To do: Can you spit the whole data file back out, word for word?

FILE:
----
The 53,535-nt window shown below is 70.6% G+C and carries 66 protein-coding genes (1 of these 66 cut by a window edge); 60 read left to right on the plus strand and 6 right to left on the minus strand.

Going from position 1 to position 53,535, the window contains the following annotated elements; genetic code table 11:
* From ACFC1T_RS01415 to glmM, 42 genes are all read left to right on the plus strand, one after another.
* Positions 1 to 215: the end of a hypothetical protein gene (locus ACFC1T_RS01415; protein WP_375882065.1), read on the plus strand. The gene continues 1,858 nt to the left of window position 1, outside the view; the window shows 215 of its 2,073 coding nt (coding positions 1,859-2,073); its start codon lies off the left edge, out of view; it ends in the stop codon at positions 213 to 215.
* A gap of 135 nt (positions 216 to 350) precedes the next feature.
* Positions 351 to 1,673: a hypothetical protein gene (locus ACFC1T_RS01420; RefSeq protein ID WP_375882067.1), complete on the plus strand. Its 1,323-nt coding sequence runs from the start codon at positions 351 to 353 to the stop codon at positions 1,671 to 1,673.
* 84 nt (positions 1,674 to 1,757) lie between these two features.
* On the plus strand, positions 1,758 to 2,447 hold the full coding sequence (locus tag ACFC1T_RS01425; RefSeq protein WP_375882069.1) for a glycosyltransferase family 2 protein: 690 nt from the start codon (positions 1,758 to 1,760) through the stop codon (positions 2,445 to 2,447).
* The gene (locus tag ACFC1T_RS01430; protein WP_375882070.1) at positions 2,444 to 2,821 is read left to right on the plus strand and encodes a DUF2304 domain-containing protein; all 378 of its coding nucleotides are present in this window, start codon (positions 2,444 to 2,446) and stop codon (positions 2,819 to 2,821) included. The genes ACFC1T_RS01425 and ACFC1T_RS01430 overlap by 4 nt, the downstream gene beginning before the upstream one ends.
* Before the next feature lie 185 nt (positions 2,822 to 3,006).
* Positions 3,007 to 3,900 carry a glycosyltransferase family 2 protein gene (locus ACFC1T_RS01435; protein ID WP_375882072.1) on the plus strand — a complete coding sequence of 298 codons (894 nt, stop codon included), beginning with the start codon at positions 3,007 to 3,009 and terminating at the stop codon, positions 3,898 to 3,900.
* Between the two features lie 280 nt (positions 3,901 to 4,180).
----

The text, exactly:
The 53,535-nt window shown below is 70.6% G+C and carries 66 protein-coding genes (1 of these 66 cut by a window edge); 60 read left to right on the plus strand and 6 right to left on the minus strand.

Going from position 1 to position 53,535, the window contains the following annotated elements; genetic code table 11:
* From ACFC1T_RS01415 to glmM, 42 genes are all read left to right on the plus strand, one after another.
* Positions 1 to 215: the end of a hypothetical protein gene (locus ACFC1T_RS01415; protein WP_375882065.1), read on the plus strand. The gene continues 1,858 nt to the left of window position 1, outside the view; the window shows 215 of its 2,073 coding nt (coding positions 1,859-2,073); its start codon lies off the left edge, out of view; it ends in the stop codon at positions 213 to 215.
* A gap of 135 nt (positions 216 to 350) precedes the next feature.
* Positions 351 to 1,673: a hypothetical protein gene (locus ACFC1T_RS01420; RefSeq protein ID WP_375882067.1), complete on the plus strand. Its 1,323-nt coding sequence runs from the start codon at positions 351 to 353 to the stop codon at positions 1,671 to 1,673.
* 84 nt (positions 1,674 to 1,757) lie between these two features.
* On the plus strand, positions 1,758 to 2,447 hold the full coding sequence (locus tag ACFC1T_RS01425; RefSeq protein WP_375882069.1) for a glycosyltransferase family 2 protein: 690 nt from the start codon (positions 1,758 to 1,760) through the stop codon (positions 2,445 to 2,447).
* The gene (locus tag ACFC1T_RS01430; protein WP_375882070.1) at positions 2,444 to 2,821 is read left to right on the plus strand and encodes a DUF2304 domain-containing protein; all 378 of its coding nucleotides are present in this window, start codon (positions 2,444 to 2,446) and stop codon (positions 2,819 to 2,821) included. The genes ACFC1T_RS01425 and ACFC1T_RS01430 overlap by 4 nt, the downstream gene beginning before the upstream one ends.
* Before the next feature lie 185 nt (positions 2,822 to 3,006).
* Positions 3,007 to 3,900 carry a glycosyltransferase family 2 protein gene (locus ACFC1T_RS01435; protein ID WP_375882072.1) on the plus strand — a complete coding sequence of 298 codons (894 nt, stop codon included), beginning with the start codon at positions 3,007 to 3,009 and terminating at the stop codon, positions 3,898 to 3,900.
* Between the two features lie 280 nt (positions 3,901 to 4,180).